Despite the large number of people suffering from diarrhea and fever — and the presence of mosquito-transmitted infectious diseases such as dengue fever and malaria — no illnesses spread widely among the local people, according to the agency.

The team was scheduled to travel to Yangon, Myanmar's former capital and largest city, on Monday and report to the country's health ministry Tuesday before leaving the country. The team is expected to return to Japan on Wednesday morning via Bangkok.

Japan Times

UN helicopters ferrying more aid to parts of Myanmar delta largely cut off since cyclone

YANGON, Myanmar (IHT): U.N. helicopters loaded with relief supplies have reached areas of Myanmar's Irrawaddy delta that were cut off from regular aid since a devastating cyclone five weeks ago, an official said.

Four of the five aircraft that arrived over the weekend shuttled emergency supplies like rice and water purification systems to area villages, said Paul Risley, a U.N. World Food Program spokesman.

More sites were expected to be reached Tuesday after flights reached seven parts of the delta Monday, he said.

U.N. officials and aid groups have criticized Myanmar's military regime for restricting access to the delta, saying it has prevented enough food, water and shelter from reaching desperate survivors of the May 2-3 cyclone.

Aid groups say foreign relief workers still face hindrances in reaching cyclone victims, especially outside Myanmar's largest city, Yangon.
Until now the U.N. had only one helicopter operating in Myanmar, and it flew six trips last week, Risley said.

Most supplies were being delivered by boats that took hours to travel short distances in the delta's network of waterways.

Risley said helicopters reached four remote villages Monday morning.

"These are areas that clearly have not received regular supplies of food or other relief assistance," he said.

Risley said four more WFP-chartered helicopters in neighboring Thailand were expected to fly to Myanmar this week, bringing to 10 the U.N. agency's total number of choppers in the country.

But the relief effort still faces myriad problems including a severe shortage of housing materials. Hundreds of thousands could be exposed to heavy rains as the monsoon season begins, aid agencies say.

"There's clearly a need for tarps and other roofing material, for anything that can help them rebuild their houses," Risley said, noting that rains have left many delta villages knee-deep in mud.

The U.N. estimates that Cyclone Nargis affected 2.4 million people warns that more than 1 million of them, mostly in the delta, still need help. The cyclone killed more than 78,000 people in impoverished Myanmar.

Myanmar's military junta has been criticized abroad for allegedly evicting cyclone survivors from refugee camps, supposedly without adequate provisions. The government has issued angry denials in state-run media that describe the accusations as lies meant to undermine the country's stability.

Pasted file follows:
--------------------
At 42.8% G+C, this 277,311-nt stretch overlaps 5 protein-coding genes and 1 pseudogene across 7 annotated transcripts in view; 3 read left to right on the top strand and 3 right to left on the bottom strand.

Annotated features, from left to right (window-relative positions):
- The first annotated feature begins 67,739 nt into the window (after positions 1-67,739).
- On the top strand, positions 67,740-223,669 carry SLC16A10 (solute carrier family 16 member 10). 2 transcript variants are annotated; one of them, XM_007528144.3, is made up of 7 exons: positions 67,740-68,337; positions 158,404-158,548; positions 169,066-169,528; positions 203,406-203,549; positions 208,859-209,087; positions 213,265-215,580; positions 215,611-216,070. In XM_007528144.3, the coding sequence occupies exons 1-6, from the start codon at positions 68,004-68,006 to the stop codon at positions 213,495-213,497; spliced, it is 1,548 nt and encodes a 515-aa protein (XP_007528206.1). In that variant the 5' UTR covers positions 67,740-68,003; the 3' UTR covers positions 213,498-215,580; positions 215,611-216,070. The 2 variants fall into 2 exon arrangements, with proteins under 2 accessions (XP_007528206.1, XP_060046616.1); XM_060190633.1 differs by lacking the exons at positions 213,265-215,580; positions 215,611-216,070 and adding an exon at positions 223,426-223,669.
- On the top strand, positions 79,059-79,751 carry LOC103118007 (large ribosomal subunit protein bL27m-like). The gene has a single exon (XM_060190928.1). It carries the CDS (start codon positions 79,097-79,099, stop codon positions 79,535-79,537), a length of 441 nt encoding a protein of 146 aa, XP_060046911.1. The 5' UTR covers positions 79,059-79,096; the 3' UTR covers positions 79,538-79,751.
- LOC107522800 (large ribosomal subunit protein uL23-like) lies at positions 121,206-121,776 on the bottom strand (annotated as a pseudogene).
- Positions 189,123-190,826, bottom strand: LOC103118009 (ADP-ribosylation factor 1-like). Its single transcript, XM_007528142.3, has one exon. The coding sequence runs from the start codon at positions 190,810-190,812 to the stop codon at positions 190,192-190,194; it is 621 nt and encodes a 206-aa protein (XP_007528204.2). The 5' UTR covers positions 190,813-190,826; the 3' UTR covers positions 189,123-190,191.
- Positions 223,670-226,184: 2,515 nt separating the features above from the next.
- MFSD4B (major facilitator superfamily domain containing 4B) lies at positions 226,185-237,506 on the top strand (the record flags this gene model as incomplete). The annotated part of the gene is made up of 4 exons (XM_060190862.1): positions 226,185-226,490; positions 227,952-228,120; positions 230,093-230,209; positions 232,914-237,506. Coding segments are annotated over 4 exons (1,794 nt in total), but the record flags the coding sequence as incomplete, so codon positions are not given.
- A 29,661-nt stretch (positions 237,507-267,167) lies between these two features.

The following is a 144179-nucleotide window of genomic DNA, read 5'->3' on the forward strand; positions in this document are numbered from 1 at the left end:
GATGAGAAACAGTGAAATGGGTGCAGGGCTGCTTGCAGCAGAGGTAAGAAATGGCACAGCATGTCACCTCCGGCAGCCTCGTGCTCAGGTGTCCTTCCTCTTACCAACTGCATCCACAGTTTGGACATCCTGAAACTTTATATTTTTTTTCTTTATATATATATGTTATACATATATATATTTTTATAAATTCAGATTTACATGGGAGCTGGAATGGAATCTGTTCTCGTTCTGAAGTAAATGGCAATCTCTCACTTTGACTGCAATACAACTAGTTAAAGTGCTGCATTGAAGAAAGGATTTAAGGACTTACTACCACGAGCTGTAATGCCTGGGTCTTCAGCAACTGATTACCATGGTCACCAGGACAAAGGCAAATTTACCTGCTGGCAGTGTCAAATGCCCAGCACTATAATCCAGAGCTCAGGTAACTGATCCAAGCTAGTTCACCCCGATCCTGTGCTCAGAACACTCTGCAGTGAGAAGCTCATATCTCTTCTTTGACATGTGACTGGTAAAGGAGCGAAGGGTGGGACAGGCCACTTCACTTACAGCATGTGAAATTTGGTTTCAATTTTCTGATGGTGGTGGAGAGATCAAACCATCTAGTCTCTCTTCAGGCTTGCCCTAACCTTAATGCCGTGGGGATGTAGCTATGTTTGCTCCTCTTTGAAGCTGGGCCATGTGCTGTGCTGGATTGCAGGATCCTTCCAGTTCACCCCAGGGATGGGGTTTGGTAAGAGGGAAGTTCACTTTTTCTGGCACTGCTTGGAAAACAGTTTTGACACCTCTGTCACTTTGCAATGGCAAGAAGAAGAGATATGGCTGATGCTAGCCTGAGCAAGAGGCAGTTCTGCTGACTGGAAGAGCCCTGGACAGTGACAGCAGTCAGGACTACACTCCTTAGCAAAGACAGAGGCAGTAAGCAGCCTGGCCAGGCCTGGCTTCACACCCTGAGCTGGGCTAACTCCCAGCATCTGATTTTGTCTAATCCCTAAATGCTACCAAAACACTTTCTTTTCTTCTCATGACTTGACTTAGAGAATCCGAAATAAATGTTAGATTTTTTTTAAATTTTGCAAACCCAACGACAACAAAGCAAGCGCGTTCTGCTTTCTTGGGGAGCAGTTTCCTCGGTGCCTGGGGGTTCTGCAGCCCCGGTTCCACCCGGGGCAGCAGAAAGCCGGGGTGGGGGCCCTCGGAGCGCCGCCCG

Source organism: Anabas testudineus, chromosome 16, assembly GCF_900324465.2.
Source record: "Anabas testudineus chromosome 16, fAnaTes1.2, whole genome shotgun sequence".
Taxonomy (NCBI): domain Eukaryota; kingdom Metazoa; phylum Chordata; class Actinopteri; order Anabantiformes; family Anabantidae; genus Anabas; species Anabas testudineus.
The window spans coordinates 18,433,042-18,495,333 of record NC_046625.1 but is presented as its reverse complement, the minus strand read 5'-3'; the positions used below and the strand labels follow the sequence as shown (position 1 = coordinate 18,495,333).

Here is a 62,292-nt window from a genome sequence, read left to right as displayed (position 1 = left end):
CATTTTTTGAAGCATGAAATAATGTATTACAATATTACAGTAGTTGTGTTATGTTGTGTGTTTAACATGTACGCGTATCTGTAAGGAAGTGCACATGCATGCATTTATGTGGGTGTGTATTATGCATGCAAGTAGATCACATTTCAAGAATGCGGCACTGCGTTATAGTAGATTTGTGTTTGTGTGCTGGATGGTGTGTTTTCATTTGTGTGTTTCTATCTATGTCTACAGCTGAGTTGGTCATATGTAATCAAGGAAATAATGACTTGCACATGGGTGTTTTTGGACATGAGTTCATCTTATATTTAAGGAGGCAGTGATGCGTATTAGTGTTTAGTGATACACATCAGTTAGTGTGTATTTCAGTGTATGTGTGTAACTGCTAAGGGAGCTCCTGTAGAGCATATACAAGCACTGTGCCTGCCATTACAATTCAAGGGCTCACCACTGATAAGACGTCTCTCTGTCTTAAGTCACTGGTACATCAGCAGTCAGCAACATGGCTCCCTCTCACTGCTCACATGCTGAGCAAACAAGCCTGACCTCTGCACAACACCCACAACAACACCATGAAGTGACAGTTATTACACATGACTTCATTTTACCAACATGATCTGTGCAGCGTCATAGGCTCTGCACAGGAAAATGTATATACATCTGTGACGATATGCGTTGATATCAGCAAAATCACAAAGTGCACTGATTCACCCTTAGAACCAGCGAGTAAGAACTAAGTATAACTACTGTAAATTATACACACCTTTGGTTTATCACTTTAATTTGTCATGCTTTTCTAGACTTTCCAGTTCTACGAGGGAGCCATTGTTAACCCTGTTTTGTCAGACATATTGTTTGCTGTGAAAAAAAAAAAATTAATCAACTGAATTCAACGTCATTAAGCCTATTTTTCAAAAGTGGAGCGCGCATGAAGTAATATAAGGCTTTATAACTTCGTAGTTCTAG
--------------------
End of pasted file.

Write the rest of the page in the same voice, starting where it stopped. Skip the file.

Myanmar Cyclone Survivors Need Food for a Year, UN Agency Says

By Paul Tighe

June 10 (Bloomberg) -- Cyclone survivors in Myanmar's Irrawaddy River Delta will probably need food aid for a year because last month's storm destroyed fields, preventing planting in the main food-producing region, a United Nations agency said.

``Households and farmers will likely require some form of food assistance through their next harvest, which could be up to a year away,'' Paul Risley, a spokesman for the World Food Programme, said in Bangkok yesterday, according to the UN's IRIN news agency.

An estimated 200,000 hectares (494,210 acres), or 16 percent of the agricultural land in the delta, was damaged by Tropical Cyclone Nargis, the UN's Food and Agricultural Organization says. The region's five worst-affected states produce most of the rice, fish and pork for Myanmar's 47.8 million people.

International relief agencies are mounting an operation to supply more than 2.4 million people affected by the May 2-3 cyclone that left as many as 134,000 people dead or missing. Aid has reached only about a half of those in need because Myanmar's military rulers delayed permission for aid workers to travel to the delta after the storm, the UN says.

A tidal surge that swept about 35 kilometers inland during the cyclone resulted in saline damage to fields and other areas are still under water, the UN said.

Sowing Seeds

``We have to complete the sowing of seedlings by the end of July at the latest,'' IRIN cited Hiroyuki Konuma, the FAO's deputy regional representative in Bangkok, as saying yesterday. ``Otherwise, it will create tremendous damage to the production of rice.''

The livelihood of farmers will be threatened and, eventually, ``the national food security of Myanmar itself'' will be affected, he added.

Farmers need at least six months to replace lost food stocks, Risley said.

The UN was able to fly six of its 10 aid-carrying helicopters into the Irrawaddy delta, Agence France-Presse cited Risley as saying yesterday. Four more will probably start operating this week, he said.

The helicopters are needed because they speed up relief efforts to villages that are accessible only by boat, Risley said last week.